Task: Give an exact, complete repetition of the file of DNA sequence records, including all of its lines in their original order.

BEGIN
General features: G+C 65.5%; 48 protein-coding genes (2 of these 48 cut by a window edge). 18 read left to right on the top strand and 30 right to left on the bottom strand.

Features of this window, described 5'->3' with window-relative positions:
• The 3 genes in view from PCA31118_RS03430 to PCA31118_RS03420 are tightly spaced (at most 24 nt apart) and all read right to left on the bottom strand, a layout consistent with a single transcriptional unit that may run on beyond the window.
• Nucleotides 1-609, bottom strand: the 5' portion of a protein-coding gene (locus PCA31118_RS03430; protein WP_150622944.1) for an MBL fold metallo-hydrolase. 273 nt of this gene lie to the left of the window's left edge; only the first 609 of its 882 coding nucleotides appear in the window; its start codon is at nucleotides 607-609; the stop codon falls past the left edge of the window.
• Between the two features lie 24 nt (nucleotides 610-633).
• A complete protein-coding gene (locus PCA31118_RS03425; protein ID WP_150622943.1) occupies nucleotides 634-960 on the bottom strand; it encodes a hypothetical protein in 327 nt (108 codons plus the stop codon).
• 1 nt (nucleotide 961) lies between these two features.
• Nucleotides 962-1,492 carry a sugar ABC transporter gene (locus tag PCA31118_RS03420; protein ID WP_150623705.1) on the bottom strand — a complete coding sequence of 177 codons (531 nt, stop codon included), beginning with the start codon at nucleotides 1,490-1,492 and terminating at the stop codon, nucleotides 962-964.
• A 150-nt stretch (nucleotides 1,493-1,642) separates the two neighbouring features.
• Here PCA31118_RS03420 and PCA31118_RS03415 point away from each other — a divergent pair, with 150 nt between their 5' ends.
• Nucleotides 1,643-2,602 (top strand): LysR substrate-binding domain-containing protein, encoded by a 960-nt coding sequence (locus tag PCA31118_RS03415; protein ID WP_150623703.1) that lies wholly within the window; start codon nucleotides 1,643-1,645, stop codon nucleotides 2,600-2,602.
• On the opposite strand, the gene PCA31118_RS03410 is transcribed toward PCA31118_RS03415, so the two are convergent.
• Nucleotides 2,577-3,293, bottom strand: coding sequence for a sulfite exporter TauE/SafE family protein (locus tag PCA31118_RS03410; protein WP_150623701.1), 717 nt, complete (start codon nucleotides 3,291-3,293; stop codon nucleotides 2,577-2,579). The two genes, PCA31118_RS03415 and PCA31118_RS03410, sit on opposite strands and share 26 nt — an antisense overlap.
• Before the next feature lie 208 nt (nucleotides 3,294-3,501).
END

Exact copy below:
General features: G+C 65.5%; 48 protein-coding genes (2 of these 48 cut by a window edge). 18 read left to right on the top strand and 30 right to left on the bottom strand.

Features of this window, described 5'->3' with window-relative positions:
• The 3 genes in view from PCA31118_RS03430 to PCA31118_RS03420 are tightly spaced (at most 24 nt apart) and all read right to left on the bottom strand, a layout consistent with a single transcriptional unit that may run on beyond the window.
• Nucleotides 1-609, bottom strand: the 5' portion of a protein-coding gene (locus PCA31118_RS03430; protein WP_150622944.1) for an MBL fold metallo-hydrolase. 273 nt of this gene lie to the left of the window's left edge; only the first 609 of its 882 coding nucleotides appear in the window; its start codon is at nucleotides 607-609; the stop codon falls past the left edge of the window.
• Between the two features lie 24 nt (nucleotides 610-633).
• A complete protein-coding gene (locus PCA31118_RS03425; protein ID WP_150622943.1) occupies nucleotides 634-960 on the bottom strand; it encodes a hypothetical protein in 327 nt (108 codons plus the stop codon).
• 1 nt (nucleotide 961) lies between these two features.
• Nucleotides 962-1,492 carry a sugar ABC transporter gene (locus tag PCA31118_RS03420; protein ID WP_150623705.1) on the bottom strand — a complete coding sequence of 177 codons (531 nt, stop codon included), beginning with the start codon at nucleotides 1,490-1,492 and terminating at the stop codon, nucleotides 962-964.
• A 150-nt stretch (nucleotides 1,493-1,642) separates the two neighbouring features.
• Here PCA31118_RS03420 and PCA31118_RS03415 point away from each other — a divergent pair, with 150 nt between their 5' ends.
• Nucleotides 1,643-2,602 (top strand): LysR substrate-binding domain-containing protein, encoded by a 960-nt coding sequence (locus tag PCA31118_RS03415; protein ID WP_150623703.1) that lies wholly within the window; start codon nucleotides 1,643-1,645, stop codon nucleotides 2,600-2,602.
• On the opposite strand, the gene PCA31118_RS03410 is transcribed toward PCA31118_RS03415, so the two are convergent.
• Nucleotides 2,577-3,293, bottom strand: coding sequence for a sulfite exporter TauE/SafE family protein (locus tag PCA31118_RS03410; protein WP_150623701.1), 717 nt, complete (start codon nucleotides 3,291-3,293; stop codon nucleotides 2,577-2,579). The two genes, PCA31118_RS03415 and PCA31118_RS03410, sit on opposite strands and share 26 nt — an antisense overlap.
• Before the next feature lie 208 nt (nucleotides 3,294-3,501).